Put your bottle of 2 Buck Chuck on one of these, and then somehow the magnets "realign the particles." Pardon my language and borrowing from Penn & Teller, but Bullshit!

I've dealt with this issue once before in Swirling Wine.  In my Electricity and Magnetism course, the students understand that magnets interact with other magnets, and they come to understand that a magnet does not necessarily have to be those things we stick to out refrigerator.  Electrical currents (moving electrons) also interact magnetically.  That's why we have electromagnets.

While there might be tiny, tiny amounts of iron in the wine, there is no process in which magnets will change the character of cheap wine.  

Now if I could get golfers to stop buying the magnetic bracelet crap.

Saturday, October 13, 2012

Election Year Science

In election years, science issues rarely rise in importance to the level of ones involving the economy, foreign policy, and the military, but in my not-so-humble opinion, this is dangerous; science affects all aspects of our lives.  Climate change may not influence the way you live your life today, but your children and grandchildren will know a world greatly changed by our dependence on fossil fuels.

I care how you vote, though I care more that you vote.  We need to be responsible for the direction this country takes.  So when you are in the voting booth on Nov. 6, go ahead and vote your self-interests, but also vote for the interests of those we will leave behind.

With that said, let's look at some of our elected representatives and their wrong views on science.  I do not identify these politicians by their party affiliations, because that's not necessarily the issue, even if there is a correlation.

Rep. Todd Akin from Missouri:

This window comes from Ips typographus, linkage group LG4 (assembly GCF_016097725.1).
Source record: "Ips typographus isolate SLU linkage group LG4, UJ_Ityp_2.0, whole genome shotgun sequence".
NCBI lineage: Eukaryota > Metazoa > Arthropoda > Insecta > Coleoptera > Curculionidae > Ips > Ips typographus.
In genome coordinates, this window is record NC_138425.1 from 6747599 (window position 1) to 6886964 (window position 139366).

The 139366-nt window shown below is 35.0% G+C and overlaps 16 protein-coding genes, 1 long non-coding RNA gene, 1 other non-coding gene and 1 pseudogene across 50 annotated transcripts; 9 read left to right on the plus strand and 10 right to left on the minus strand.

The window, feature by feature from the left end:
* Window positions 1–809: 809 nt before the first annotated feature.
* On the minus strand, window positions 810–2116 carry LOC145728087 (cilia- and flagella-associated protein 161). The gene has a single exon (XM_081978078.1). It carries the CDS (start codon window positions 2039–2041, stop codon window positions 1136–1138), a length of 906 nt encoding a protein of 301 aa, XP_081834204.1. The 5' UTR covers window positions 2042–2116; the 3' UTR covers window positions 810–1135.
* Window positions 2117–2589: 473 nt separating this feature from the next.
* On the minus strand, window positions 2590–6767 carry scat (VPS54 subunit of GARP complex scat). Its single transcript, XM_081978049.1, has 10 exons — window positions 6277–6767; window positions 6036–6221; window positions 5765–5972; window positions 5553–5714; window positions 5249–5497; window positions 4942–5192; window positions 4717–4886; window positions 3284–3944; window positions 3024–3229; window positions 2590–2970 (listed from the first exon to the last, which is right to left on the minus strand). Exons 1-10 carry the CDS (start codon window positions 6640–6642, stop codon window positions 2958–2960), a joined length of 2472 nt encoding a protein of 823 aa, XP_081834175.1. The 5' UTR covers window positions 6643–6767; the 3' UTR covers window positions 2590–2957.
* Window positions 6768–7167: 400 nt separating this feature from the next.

It seems to me, from what I understand from doctors, that’s really rare. If it’s a legitimate rape, the female body has ways to try to shut that whole thing down.  
 I don’t see [evolution] as even a matter of science because I don’t know that you can prove one or the other. That’s one of those things. We can talk about theology and all of those other things but I’m basically concerned about, you’ve got a choice between Claire McCaskill and myself. My job is to make the thing there. If we want to do theoretical stuff, we can do that, but I think I better stay on topic. 
Well, I’ve taken a look at both sides of the thing. And it seems to me that evolution takes a tremendous amount of faith.  To have all of a sudden all of the different things that have to be lined up, to create something as sophisticated as life, it takes a lot of faith. I don’t see it as even as a matter of science, because I don’t know if you can prove one or the other.
Rep. Paul Broun from Alabama:
All that stuff I was taught about evolution and embryology and Big Bang theory, all that is lies straight from the pit of hell.
Gov. Rick Perry from Texas:
[Evolution is] a theory that's out there. It's got some gaps in it. 
Rep. Mo Brooks from Alabama:
The last 4 or 5 years*, have they been cooler or warmer?
We're* being asked to undermine America's economy based on this guesswork speculation.
Rep. Michelle Bachmann from Minnesota: 
The science* indicates that human activity is not the cause of all this global warming. And that in fact, nature is the cause, with solar flares, etc. 
Rep. Joe Barton from Texas: 
Global warming* is 'unequivocal'? It's just flat not true! 
Sen. James Inhofe from Oklahoma:
This* 97% [of climate scientists accepting human-caused global warming], that doesn't mean anything. I named literally thousands of scientists on the floor...and these were top people.